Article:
WASHINGTON — PERHAPS THE best tribute to former Republican National Chairman Lee Atwater has been the fact that most stories about him following his tragic death at 40 did not pull punches. They noted, accurately, that he was one of the most intense, and effective, gut fighters in American politics and a devoted disciple to the art of negative campaigning.
Having said that, it should be noted at the same time that Lee Atwater was not a hater, not in the sense that he was driven by an excess of bile toward the individuals he targeted for defeat. The engine that drove him, rather, was a zest for winning in the game that was his paramount interest in life.
He said once that he almost became physically ill if one of his candidates lost an election, and that was never hard to believe. He threw himself into political battle with the nervous energy of an overtrained fighter. He literally could not sit still for more than a few minutes. Having lunch with him was an exercise in keeping your silverware in place as he incessantly jiggled his legs as he related his latest political coup or scheme.
His intense focus on winning often blinded him to the fact that some of his actions and plans might backfire on him for their sheer crassness. After the 1984 presidential re-election of Ronald Reagan of which he was a chief tactician, he told us with unvarnished glee of a strategy he had worked out with wily campaign consultant Stuart Spencer in the event the Reagan campaign ran into 11th-hour difficulty.
Reagan had not fared well in his first televised debate with Walter Mondale, raising speculation that senility was creeping in on him. As their second and final debate approached, Mondale hoped to capitalize on that speculation and Atwater well understood the potential for trouble.
He and Spencer drafted an internal memo dubbed "The Great American Fog Machine," laying out what the campaign would do in the event Reagan repeated his erratic performance in the first debate. First, it would send a political SWAT team into the fray, using everybody in the administration with credibility including Secretary of State George Shultz and Secretary of Defense Caspar Weinberger, in spite of the long-standing tradition that they should be above domestic politics. The memo added: "We should not hesitate to violate protocols by enlisting top Pentagon brass to help."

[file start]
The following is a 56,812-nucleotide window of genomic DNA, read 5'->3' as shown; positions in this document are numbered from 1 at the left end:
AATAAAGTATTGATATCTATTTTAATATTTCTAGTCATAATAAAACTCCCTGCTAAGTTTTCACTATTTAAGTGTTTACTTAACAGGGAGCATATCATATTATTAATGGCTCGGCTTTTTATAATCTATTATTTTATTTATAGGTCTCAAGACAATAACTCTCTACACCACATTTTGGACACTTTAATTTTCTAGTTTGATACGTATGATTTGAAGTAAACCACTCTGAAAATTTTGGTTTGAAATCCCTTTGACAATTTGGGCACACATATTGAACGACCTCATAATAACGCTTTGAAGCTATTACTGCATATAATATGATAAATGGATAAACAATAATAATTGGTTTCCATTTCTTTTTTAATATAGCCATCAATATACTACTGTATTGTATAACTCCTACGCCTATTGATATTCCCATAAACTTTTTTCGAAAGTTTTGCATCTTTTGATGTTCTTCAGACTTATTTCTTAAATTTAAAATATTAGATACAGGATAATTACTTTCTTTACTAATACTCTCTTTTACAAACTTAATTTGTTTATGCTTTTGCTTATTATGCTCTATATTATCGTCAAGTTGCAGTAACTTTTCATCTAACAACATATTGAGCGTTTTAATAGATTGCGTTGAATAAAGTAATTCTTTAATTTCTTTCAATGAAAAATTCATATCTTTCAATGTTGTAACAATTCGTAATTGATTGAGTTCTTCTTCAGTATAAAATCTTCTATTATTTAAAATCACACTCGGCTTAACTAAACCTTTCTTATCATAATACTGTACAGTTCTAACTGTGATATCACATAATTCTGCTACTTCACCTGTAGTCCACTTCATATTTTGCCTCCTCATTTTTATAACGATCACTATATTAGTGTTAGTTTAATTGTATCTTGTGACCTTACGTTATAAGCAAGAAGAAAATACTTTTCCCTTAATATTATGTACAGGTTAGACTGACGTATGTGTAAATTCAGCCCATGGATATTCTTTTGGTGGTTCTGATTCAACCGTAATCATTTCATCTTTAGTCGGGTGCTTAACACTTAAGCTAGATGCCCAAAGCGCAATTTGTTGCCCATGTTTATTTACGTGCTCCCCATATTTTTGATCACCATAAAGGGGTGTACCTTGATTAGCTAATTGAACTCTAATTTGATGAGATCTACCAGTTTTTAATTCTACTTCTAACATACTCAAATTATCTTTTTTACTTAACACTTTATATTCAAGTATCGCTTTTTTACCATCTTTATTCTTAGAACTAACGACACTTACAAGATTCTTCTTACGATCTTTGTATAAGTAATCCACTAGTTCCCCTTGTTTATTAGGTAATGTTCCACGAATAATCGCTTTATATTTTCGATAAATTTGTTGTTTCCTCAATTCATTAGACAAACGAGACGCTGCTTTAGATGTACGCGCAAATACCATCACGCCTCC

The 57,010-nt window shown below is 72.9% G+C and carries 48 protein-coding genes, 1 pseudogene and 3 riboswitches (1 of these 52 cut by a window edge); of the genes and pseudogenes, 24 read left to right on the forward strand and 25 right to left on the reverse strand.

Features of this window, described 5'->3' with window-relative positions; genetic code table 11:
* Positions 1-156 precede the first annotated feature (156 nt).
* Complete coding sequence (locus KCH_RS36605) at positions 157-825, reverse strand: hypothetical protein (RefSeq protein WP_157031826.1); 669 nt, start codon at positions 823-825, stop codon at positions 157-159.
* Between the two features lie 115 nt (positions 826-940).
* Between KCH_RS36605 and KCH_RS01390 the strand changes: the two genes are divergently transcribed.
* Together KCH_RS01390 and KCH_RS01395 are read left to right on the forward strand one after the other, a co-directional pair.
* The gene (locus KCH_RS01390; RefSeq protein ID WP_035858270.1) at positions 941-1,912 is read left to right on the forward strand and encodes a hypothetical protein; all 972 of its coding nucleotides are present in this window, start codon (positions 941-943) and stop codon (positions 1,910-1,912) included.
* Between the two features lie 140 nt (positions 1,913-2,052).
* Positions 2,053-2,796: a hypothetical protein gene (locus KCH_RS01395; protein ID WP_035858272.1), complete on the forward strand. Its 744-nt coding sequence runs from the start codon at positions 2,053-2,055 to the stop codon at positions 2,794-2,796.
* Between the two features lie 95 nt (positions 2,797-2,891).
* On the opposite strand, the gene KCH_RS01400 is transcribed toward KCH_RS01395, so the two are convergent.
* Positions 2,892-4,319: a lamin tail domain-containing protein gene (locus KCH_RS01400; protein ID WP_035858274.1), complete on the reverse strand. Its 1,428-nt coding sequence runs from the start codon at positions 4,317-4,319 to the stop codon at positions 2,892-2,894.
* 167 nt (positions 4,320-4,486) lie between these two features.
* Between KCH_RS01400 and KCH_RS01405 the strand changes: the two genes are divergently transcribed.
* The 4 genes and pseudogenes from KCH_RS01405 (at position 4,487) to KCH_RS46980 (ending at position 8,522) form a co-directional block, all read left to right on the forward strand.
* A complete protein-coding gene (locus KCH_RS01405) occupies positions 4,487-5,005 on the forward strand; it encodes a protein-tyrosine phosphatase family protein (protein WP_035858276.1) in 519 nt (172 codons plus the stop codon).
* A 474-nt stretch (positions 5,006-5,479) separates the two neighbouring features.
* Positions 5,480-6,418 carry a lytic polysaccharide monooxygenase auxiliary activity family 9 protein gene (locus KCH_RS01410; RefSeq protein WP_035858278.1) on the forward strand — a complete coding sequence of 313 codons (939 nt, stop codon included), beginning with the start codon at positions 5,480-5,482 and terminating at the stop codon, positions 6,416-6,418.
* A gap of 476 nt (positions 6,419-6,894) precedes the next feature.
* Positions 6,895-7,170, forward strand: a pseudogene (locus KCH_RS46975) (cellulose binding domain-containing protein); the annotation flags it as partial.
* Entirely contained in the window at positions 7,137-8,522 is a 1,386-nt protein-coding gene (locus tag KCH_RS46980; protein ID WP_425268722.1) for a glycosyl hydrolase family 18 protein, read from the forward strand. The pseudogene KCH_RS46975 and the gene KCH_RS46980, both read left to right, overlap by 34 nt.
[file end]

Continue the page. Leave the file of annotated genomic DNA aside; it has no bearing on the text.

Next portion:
Also, it said: "If it's clear that the president did badly, then it's our job to obscure the result. The single most important mission of the fog machine will be to shift the emphasis to Mondale, and to drive up his negative rating." Four years later, when he ran George Bush's presidential campaign, Atwater used this same basic strategy effectively against Michael Dukakis.
The Atwater-Spencer memo also planned to deride debates as "fundamentally degrading" if Reagan lost the second one, to plead that "there was a lot the president could not talk about" on foreign policy and, finally, suggested sending Reagan to Grenada on the first anniversary of his invasion there. The memo observed specifically that "we shouldn't hesitate to polarize, play the South against the North, the West against the East, and so on."
The "Great American Fog Machine" was an astonishing document, but even more astonishing to us was that Atwater would give it to a couple of reporters writing a book on the campaign. Yet he did so without the slightest qualm. Only later, when the book came out, did Atwater wryly observe with a smile that it came across much stronger in cold print than he had imagined. But he never expressed regret in having provided it.
For all the emphasis on Atwater's negative campaigning, however, his outstanding political talent probably was in spotting a campaign's turning point and capitalizing on it -- or even, as many suspected, orchestrating it.
He called such things as Bush's 1988 televised "debate" with CBS anchorman Dan Rather a "defining moment" that changed viewers' perception of Bush as a wimp -- after having warned Bush, along with media expert Roger Ailes, to be on his toes against a possible verbal ambush.
Much has been made now of Atwater's softening of heart in his last months and his regrets over hurting others, and they certainly can't be dismissed.
But what will be remembered about him will be his uncommon energy in leading a full life, however short, in the political wars he loved, and that's as it should be.